9. Garment District
To get an idea of the Garment District’s history, rent the HBO’s documentary Schmatta: Rags to Riches to Rags. It’s a commercial neighborhood, with lots of deliveries and trucks. Even though it’s not very residential place, it’s costly to live here, although you may get more for what you pay here than in other neighborhoods. If you are buying, it would be a great idea to invest in real estate in the Garment District as prices are increasing rapidly. The Garment District is commonly referred by the locals as The Fashion District, as it is home to bulk clothing shops where you can find buttons, rugs, furs, fabrics, and more. The Fashion District is not the most exciting place to live as there is very little form of entertainment right nearby.
Harlem is located North of Central Park and is one of the most culturally rich and diverse neighborhoods in the city. It’s home to many institutions of higher learning, including Columbia University, The Apollo Theater, City College of NYC, and the Manhattan School of Music. Harlem’s history as a home to scholars and intellects dates back to the early 20th century, when it served as a haven for black writers, musicians, and intellectuals and was the epicenter of the Harlem Renaissance. It is one of the most northern neighborhoods in Manhattan, so make sure to factor in the commute if you spend time in other parts of the city. However, there are many reasons you might want to live in Harlem.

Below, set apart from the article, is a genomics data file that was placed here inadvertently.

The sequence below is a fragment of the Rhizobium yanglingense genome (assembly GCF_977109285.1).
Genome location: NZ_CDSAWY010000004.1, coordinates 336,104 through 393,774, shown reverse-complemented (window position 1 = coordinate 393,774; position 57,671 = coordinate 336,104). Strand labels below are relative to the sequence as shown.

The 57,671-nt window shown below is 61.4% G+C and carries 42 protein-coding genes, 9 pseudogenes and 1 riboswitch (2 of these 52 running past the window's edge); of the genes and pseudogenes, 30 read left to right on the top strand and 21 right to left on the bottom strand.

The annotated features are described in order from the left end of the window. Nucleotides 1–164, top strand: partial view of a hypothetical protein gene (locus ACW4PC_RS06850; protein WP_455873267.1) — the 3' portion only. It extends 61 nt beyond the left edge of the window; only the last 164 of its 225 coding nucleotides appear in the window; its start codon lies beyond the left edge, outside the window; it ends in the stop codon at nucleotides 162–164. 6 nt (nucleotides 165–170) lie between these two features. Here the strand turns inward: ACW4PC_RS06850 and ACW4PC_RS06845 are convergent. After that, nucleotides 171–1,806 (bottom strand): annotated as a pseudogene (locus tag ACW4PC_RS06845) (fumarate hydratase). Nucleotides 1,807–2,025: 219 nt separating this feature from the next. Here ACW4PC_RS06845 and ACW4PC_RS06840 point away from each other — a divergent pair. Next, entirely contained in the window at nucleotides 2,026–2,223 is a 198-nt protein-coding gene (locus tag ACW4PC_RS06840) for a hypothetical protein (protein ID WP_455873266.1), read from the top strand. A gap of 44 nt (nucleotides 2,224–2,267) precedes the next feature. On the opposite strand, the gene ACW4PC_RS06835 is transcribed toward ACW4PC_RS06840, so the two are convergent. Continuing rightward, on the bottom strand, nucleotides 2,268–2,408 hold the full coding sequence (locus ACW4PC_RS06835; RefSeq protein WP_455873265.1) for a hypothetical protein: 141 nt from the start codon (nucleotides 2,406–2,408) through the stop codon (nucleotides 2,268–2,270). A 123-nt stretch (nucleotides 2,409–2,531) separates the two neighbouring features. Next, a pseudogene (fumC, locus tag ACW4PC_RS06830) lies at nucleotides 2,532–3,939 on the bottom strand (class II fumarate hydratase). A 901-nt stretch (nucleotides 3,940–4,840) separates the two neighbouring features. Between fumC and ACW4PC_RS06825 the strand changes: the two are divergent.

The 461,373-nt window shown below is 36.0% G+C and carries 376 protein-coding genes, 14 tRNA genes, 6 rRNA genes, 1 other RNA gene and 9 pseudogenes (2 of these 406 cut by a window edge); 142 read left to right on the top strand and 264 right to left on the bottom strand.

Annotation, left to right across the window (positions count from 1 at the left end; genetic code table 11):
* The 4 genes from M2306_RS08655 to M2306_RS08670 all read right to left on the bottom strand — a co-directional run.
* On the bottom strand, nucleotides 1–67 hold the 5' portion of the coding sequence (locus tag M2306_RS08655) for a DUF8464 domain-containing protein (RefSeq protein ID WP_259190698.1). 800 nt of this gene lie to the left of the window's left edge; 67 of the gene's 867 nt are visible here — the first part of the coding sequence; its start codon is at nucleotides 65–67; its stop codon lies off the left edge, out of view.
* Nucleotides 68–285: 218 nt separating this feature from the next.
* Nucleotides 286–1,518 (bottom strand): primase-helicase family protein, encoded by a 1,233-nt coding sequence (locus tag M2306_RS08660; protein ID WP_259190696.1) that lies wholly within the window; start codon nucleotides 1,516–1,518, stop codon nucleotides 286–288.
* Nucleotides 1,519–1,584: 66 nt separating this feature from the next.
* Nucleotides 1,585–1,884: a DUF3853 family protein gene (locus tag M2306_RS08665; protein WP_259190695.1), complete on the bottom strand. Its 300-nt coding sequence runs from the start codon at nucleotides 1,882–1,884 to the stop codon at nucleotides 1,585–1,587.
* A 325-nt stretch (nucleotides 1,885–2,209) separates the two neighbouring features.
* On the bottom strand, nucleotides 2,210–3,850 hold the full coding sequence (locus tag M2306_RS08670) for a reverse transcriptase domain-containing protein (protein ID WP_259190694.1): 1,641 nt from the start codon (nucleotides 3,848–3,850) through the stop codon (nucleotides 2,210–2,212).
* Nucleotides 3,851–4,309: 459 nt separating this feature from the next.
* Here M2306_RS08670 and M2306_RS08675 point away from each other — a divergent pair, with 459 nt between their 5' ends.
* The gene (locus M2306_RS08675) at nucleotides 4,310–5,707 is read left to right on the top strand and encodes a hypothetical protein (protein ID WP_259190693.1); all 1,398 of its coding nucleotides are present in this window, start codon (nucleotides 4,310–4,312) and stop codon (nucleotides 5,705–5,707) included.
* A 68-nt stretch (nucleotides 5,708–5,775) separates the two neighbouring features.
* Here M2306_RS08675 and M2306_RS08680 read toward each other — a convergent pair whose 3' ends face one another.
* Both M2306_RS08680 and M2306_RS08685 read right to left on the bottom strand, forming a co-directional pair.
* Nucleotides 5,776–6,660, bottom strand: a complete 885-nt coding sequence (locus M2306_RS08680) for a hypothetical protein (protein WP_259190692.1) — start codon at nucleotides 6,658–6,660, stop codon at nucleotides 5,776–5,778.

11. Kips Bay
Kips Bay is a quiet neighborhood that gives you access to all. Union Square is not too far with its variety of stores, gyms, and eateries. Manhattan is quite noisy but Kips Bay is somewhat quieter. There are great movie theatres known for their spacious size in Kips Bay. The East Village, Flatiron and Chelsea are only 15 minute walks.
Flatiron is the inner west side of the blocks in the 20’s. The Flatiron District, a really nifty area, gets it name from the Flatiron Building, a building on 22nd and 5th that looks flat from the sides and–surprise–kind of like an iron. The real estate here used to be less than $1 million, however, now you’re likely to see prices around $2.5 million. 23rd street is the heart of the Financial District, and is flanked by Madison Square Park. It is a popular neighborhood among those working in entertainment, particularly models, directors, and media moguls. There are also a number of startups and coworking spaces in the area.